How To Respond To A 419 Scam Letter From Nigeria

by Bob MajiriOghene Etemiku

I didn’t think that there are people in Europe and America still that gullible. One of them recently let go as much as $75, 000.00 (that’s the latest figure EFCC is investigating) because they have been told by a faceless someone from the dark continent of the world that they would get ten percent of $12.5million deposited in an escrow account in Switzerland or wherever. Our perception of you guys is that you are smart asses: you’ve been to the moon, conquered time and space and brought Communism to its knees via the instrumentality of the CIA. So how come an average American or European would just be tenderly led by the nose by this cock-and-bull story about some monies trapped somewhere, and which they need you help them steal by presenting fraudulent papers to the government?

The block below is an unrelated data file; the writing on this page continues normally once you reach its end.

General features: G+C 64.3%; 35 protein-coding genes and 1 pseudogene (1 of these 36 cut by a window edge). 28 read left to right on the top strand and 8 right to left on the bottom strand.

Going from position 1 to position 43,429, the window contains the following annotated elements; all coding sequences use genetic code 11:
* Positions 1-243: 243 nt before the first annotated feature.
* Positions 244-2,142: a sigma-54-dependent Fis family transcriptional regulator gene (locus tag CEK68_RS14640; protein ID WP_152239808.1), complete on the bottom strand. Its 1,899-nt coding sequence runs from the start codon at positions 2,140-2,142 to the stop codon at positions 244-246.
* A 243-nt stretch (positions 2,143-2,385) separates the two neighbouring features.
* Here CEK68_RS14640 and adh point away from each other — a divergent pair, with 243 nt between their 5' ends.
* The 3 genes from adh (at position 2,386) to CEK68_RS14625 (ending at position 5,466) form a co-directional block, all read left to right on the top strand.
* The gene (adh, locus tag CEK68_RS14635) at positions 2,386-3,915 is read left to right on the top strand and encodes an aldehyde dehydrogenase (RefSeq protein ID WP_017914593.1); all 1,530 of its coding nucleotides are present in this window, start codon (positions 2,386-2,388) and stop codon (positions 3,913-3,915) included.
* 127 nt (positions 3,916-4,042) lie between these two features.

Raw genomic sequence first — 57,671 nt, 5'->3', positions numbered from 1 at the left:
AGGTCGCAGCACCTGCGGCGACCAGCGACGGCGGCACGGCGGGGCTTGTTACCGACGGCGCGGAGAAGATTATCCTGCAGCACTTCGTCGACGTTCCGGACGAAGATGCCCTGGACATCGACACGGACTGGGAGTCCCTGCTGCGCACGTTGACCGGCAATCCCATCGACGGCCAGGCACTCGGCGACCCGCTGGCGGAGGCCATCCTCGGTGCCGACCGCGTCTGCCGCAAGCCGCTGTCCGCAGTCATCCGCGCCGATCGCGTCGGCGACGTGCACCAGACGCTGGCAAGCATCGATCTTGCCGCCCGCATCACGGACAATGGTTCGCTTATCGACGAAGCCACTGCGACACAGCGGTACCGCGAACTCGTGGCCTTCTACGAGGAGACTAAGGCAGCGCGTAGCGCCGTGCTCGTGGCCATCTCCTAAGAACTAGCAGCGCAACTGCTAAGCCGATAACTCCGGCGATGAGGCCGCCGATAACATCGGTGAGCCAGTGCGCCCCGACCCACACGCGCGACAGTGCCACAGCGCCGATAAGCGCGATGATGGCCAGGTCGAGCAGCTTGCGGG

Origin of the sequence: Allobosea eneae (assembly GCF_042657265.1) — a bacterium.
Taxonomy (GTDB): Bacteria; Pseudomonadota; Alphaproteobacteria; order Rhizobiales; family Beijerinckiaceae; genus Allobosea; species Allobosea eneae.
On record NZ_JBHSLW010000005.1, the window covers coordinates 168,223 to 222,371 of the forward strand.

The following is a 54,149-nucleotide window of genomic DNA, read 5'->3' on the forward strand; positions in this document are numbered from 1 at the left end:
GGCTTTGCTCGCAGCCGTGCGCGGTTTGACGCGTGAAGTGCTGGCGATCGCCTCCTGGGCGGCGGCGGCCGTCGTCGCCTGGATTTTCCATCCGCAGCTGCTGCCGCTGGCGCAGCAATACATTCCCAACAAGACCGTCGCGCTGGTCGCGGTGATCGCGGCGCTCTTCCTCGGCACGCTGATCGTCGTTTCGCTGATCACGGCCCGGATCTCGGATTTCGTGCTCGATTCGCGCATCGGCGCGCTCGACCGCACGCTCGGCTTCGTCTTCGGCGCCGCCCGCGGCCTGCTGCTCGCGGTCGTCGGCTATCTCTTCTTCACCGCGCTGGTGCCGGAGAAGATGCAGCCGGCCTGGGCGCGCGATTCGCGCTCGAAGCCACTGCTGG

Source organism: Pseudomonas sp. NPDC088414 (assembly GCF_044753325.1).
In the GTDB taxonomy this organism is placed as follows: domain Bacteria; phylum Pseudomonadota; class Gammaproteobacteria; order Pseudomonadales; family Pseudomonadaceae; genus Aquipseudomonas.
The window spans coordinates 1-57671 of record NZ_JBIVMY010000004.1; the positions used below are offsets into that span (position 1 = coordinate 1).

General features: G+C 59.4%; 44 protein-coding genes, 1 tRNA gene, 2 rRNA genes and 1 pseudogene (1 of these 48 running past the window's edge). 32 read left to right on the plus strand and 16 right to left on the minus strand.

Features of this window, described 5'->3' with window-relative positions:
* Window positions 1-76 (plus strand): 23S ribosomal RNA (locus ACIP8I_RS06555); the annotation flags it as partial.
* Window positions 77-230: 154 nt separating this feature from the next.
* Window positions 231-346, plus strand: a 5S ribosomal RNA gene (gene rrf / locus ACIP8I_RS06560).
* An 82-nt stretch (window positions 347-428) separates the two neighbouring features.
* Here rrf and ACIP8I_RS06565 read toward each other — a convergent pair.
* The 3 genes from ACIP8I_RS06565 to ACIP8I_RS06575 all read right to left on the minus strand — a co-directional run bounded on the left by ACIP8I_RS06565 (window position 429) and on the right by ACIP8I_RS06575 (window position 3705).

There should be no other answer to this apart from the incidence of pure, undiluted greed on the part of those who respond positively to those letters. Capture this scenario of an American or European whose every dime is taxed. Suddenly from the blues he receives a ‘confidential’ letter from a bogey Nigerian National Petroleum Corporation (NNPC) Managing Director that he stands a chance of receiving tax free monies if he helps the bogey official retrieve about $12.5million trapped somewhere as a result of a change in government or on one flimsy reason. Come on now, common sense should let you know that you should report such cases to the police, that is, if you are not greedy or are not interested in stealing. Sometimes I wonder how it is that these people who are conned are conned using the instruments (the internet, mobile phones, fax machines etcetera) that are the products of a lot of years of hardwork and research from Europe and America. How could anybody just tell you who is supposed to be the smart dude that there are a lot of monies to be stolen somewhere and you do not bother to check this out? How come you don’t check the official website of the said company out in this age of the information superhighway; you don’t contact your country’s embassy and you begin to send gift items and money to whomsoever you’ve never known from Grandfather Adam? This is not a far-fetched assertion but for those of you who actually respond to those letters with a mind to steal from Nigeria, I put it to you that you are plain rogues, attempting to reap where you have not sown. Wait, let me rephrase: that, any ways is how those who send those letters see you in the first place. They see the average American or European (who respond to their letters of “urgent business proposal”) as vultures, birds that feed on dead and decaying meat and are ready meat to be fed upon too by far greedier and hungrier vultures. Those who send you these letters have this preconceived, albeit wrong notion that all of the problems of poverty prevalent in Africa were generated by Europe and America. Hosts have read How Europe Underdeveloped Africa and are in a killer mood, ready to get a pound of flesh from you. Then, as you pick up your phone to respond or click send on your computer as response to that ‘confidential letter of urgent business proposal’, you serve yourself as sushi to them.